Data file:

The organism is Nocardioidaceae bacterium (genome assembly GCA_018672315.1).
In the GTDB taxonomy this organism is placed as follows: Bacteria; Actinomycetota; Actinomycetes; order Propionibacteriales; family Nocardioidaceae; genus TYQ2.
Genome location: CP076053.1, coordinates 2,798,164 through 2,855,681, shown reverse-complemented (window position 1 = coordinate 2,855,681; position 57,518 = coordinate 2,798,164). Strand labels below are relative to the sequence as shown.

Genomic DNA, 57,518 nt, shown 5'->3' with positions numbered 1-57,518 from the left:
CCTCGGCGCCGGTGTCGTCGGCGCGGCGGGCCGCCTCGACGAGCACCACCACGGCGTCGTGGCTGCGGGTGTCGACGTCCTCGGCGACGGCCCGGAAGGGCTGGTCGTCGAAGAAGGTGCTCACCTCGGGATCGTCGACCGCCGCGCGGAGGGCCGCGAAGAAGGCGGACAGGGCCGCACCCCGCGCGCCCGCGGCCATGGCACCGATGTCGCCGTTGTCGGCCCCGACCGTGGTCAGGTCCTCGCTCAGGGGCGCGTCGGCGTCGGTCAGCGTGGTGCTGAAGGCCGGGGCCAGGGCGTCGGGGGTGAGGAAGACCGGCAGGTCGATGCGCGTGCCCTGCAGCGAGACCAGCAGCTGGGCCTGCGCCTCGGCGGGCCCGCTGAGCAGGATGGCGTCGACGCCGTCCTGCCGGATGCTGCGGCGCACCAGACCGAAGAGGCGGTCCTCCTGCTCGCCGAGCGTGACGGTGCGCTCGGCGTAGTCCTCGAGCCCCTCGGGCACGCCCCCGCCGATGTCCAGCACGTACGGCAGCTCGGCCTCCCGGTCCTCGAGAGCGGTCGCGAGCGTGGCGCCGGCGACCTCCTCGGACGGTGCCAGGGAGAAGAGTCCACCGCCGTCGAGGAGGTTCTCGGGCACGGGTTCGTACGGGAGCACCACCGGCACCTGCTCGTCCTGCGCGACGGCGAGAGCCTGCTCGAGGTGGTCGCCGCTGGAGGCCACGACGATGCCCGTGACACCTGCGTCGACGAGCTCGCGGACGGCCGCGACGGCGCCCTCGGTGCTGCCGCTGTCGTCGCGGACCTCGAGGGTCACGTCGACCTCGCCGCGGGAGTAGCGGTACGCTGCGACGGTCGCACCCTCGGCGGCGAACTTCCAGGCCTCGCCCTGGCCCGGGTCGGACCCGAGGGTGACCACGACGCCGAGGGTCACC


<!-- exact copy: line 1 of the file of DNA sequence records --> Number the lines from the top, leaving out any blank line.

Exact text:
The organism is Nocardioidaceae bacterium (genome assembly GCA_018672315.1).